Various claims have been made about this, mostly along the lines of "SRAM is cheaper" (and compared to flash RAM, it is).
But the most credible reference I've seen explains that of the options available at the time, SRAM was the least expensive one that could still fit save data for those games. EEPROM was less expensive, but had a much smaller space available for saving data for each game. Some games (those twelve, presumably) needed to save more data than could fit in an EEPROM, and so they had to use the more expensive SRAM option. Flash RAM was available as well and had even more storage than SRAM, but was also a lot more expensive than even that.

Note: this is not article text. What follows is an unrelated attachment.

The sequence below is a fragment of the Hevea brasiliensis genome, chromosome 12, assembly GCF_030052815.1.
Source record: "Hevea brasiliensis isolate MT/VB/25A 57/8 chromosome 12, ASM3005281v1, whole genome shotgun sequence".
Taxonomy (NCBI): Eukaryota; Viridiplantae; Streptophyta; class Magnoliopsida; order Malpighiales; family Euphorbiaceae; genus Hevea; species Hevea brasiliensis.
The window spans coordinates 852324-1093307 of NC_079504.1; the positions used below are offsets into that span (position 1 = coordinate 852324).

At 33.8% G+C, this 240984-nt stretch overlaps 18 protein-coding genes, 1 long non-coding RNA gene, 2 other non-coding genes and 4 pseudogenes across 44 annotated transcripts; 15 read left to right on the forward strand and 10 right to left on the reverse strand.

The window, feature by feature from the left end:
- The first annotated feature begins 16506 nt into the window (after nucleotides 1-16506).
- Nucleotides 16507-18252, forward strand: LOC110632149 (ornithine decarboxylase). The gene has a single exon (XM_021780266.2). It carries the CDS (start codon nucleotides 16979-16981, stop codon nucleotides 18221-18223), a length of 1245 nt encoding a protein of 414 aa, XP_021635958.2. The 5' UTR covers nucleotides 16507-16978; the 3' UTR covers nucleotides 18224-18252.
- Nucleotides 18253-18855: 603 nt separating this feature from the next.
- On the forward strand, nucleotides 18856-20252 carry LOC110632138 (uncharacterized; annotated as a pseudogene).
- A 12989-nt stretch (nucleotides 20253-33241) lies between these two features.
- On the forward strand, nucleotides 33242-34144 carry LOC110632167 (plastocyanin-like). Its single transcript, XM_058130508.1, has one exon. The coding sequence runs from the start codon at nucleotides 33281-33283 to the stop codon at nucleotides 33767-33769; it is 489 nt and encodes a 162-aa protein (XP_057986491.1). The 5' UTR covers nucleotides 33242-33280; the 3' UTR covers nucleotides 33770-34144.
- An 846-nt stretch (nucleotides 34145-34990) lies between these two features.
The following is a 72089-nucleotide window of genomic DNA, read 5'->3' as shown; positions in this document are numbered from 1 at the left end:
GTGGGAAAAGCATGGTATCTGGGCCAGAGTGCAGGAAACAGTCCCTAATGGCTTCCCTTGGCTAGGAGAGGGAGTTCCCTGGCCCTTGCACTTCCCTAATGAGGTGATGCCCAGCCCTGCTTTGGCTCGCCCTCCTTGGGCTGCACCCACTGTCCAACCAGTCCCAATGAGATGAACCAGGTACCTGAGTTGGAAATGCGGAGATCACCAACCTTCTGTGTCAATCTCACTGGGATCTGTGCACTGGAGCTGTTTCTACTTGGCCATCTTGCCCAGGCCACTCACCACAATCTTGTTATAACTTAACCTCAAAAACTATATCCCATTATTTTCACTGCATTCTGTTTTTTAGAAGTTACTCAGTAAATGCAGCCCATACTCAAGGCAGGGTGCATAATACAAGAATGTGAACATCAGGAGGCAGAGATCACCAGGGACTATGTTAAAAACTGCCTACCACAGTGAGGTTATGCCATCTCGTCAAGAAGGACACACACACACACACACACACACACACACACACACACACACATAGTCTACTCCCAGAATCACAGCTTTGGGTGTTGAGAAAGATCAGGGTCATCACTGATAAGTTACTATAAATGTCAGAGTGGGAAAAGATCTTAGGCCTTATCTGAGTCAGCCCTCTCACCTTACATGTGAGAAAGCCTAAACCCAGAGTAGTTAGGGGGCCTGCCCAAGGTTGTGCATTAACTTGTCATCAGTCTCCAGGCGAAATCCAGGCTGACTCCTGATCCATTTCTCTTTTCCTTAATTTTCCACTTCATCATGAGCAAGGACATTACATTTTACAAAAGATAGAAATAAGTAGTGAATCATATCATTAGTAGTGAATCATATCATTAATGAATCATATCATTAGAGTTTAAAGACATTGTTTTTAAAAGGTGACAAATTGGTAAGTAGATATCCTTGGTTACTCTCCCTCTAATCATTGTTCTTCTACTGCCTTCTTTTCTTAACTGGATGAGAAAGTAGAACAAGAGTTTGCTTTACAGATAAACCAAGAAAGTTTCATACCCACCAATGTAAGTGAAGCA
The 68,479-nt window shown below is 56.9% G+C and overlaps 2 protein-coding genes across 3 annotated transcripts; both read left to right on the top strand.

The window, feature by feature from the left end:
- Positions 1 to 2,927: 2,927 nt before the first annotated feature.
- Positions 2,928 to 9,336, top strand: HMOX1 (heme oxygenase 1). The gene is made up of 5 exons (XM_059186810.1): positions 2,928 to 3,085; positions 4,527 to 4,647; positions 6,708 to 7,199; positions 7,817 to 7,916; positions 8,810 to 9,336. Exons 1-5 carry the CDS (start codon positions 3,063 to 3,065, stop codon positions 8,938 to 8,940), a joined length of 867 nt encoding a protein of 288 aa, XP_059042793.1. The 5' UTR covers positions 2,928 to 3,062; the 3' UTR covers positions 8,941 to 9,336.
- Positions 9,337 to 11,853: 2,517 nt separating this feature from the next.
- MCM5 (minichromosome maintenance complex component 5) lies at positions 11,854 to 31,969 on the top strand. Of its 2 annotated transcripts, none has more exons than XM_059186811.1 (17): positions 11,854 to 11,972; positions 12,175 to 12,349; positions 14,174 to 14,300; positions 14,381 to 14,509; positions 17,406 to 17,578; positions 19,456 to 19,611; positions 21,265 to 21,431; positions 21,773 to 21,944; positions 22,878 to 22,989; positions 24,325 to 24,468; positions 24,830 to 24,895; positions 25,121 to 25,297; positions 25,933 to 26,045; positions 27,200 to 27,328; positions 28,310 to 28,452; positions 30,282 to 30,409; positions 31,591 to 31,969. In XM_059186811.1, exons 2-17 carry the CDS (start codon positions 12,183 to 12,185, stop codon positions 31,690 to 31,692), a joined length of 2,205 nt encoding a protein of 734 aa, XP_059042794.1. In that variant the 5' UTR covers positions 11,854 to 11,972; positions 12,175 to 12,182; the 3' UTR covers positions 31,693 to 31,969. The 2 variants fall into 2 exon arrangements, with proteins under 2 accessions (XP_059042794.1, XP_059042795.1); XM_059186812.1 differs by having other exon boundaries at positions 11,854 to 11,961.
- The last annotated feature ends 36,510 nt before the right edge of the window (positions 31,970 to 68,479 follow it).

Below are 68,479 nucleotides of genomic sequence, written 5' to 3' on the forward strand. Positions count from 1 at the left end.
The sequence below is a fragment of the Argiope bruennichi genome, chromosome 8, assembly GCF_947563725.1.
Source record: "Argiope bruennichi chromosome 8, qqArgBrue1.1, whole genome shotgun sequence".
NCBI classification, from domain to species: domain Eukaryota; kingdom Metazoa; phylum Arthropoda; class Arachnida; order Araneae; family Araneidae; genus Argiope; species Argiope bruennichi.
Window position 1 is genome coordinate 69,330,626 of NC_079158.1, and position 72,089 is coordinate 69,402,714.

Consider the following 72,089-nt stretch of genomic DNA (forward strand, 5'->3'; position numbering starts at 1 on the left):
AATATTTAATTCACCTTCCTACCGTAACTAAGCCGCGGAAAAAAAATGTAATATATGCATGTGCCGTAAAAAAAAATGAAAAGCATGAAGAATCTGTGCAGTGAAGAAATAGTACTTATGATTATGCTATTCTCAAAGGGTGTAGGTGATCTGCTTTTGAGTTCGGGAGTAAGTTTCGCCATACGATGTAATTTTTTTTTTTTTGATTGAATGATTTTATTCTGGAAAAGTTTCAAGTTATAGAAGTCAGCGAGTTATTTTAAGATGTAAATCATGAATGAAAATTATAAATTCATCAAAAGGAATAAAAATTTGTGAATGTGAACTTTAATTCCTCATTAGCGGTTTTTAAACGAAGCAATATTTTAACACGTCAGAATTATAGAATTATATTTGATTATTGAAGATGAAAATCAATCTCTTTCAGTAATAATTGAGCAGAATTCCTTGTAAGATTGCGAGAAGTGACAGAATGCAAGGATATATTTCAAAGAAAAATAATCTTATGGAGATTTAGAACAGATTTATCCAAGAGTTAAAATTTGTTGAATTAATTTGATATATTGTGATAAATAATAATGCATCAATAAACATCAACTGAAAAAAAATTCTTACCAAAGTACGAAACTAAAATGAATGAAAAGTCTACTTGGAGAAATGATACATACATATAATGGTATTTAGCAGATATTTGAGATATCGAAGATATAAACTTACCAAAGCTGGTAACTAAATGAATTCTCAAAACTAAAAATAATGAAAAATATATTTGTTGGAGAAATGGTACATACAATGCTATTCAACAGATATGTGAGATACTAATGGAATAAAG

N64 developers basically had 5 options for save storage:
4kb EEPROM (512 bytes)
16kb EEPROM (2048 bytes)
256kb SRAM (32,768 bytes)
256kb SRAM Controller Pak (32,768 bytes) (some 3rd party Paks had even more memory)
1Mb FRAM (131,072 bytes)
EEPROM was the cheapest to produce but a lot of developers moved to SRAM because they needed more storage for their save files. Most developers went with SRAM over the battery-less and much greater capacity Flash memory because they were already forking over $30 or more on production costs alone for the N64 cartridge (deja vu with the Switch right now) and Flash memory was extremely more expensive back in the day. Only a small list of games actually used FRAM like Paper Mario and Pokemon Stadium 2 for example.